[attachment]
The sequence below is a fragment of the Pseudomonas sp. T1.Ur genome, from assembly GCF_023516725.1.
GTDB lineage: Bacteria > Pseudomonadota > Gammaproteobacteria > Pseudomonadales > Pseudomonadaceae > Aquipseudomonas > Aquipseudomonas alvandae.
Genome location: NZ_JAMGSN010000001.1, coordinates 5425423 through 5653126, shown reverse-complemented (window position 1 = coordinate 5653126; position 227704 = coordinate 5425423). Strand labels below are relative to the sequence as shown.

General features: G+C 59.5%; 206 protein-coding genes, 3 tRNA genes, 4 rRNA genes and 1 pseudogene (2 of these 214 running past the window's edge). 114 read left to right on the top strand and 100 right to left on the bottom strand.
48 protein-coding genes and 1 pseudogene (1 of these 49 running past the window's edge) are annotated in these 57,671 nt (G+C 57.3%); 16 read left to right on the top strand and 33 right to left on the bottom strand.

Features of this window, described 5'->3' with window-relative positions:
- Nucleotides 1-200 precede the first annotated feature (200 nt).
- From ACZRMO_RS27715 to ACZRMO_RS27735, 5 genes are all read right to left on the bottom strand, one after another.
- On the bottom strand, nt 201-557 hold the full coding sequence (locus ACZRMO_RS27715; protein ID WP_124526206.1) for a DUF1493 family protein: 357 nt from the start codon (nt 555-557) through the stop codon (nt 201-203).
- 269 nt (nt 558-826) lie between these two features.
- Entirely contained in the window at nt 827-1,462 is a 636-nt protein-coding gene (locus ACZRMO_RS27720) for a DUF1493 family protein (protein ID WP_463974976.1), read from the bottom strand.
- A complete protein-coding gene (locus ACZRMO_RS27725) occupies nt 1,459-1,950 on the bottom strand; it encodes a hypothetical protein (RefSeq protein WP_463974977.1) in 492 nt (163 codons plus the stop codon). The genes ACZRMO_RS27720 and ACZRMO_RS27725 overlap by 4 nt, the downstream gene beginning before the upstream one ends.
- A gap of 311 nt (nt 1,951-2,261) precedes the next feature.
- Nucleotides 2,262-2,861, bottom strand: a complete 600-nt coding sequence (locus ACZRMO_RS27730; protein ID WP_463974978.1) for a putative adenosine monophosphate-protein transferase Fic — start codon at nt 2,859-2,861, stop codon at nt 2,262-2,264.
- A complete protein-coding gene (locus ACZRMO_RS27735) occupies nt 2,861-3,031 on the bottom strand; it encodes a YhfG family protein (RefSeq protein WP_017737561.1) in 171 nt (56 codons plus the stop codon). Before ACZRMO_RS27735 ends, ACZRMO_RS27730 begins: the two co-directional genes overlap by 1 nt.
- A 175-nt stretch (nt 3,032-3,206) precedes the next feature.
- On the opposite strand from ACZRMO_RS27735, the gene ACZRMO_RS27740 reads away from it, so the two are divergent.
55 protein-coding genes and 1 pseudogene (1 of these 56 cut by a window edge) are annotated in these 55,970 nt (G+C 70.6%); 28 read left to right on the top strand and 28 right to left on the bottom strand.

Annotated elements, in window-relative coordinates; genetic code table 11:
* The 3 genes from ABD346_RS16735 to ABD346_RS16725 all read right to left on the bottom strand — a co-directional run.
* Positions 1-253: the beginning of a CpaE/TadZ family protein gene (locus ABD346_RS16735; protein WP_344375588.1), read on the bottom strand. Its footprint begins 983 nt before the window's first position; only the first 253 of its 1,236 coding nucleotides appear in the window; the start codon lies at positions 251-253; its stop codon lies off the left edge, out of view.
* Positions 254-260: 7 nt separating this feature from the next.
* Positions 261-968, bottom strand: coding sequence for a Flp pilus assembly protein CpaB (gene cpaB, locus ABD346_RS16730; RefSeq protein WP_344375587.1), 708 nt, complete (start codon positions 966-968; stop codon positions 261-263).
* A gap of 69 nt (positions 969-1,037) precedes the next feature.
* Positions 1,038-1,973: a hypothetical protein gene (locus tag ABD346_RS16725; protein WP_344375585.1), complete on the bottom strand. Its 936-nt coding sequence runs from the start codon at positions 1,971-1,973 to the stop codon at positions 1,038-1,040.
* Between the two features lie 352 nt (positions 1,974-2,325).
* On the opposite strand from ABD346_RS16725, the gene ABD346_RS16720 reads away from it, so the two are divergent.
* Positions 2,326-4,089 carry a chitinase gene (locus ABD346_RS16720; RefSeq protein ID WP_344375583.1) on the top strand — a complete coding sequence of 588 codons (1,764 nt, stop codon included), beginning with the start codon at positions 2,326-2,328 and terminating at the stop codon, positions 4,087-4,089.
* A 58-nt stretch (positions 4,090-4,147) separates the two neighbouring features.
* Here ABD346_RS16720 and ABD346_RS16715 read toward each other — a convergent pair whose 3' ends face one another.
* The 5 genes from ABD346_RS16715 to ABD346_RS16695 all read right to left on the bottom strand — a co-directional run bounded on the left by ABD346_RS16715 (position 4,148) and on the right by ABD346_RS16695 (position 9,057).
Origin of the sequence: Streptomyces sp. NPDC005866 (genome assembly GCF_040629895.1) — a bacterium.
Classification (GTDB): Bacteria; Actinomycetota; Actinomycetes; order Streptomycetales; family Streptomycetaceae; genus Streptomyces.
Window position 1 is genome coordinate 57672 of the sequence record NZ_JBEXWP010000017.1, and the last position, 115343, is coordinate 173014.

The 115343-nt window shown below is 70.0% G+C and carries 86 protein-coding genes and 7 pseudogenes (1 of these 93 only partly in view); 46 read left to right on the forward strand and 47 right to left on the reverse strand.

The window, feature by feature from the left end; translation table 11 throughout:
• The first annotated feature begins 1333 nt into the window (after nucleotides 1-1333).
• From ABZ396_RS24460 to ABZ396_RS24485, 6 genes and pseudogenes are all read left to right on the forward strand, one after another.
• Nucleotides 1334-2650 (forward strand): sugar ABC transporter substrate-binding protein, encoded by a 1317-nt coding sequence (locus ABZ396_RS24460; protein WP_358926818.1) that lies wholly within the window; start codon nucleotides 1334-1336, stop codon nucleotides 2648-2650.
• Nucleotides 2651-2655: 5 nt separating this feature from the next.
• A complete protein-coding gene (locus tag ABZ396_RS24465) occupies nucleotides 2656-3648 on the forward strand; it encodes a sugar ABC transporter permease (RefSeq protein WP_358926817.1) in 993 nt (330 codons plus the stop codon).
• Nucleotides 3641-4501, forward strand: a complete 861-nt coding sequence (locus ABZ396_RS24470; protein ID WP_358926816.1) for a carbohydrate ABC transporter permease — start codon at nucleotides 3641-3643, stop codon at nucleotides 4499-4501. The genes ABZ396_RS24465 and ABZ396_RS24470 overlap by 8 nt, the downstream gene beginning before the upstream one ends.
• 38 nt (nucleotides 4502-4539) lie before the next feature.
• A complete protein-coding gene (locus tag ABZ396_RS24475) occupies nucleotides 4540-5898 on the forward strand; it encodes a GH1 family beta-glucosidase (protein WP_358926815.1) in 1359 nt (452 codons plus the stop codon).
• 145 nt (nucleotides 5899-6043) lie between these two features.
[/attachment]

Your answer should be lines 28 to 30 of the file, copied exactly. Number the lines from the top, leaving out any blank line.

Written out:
* Positions 2,326-4,089 carry a chitinase gene (locus ABD346_RS16720; RefSeq protein ID WP_344375583.1) on the top strand — a complete coding sequence of 588 codons (1,764 nt, stop codon included), beginning with the start codon at positions 2,326-2,328 and terminating at the stop codon, positions 4,087-4,089.
* A 58-nt stretch (positions 4,090-4,147) separates the two neighbouring features.
* Here ABD346_RS16720 and ABD346_RS16715 read toward each other — a convergent pair whose 3' ends face one another.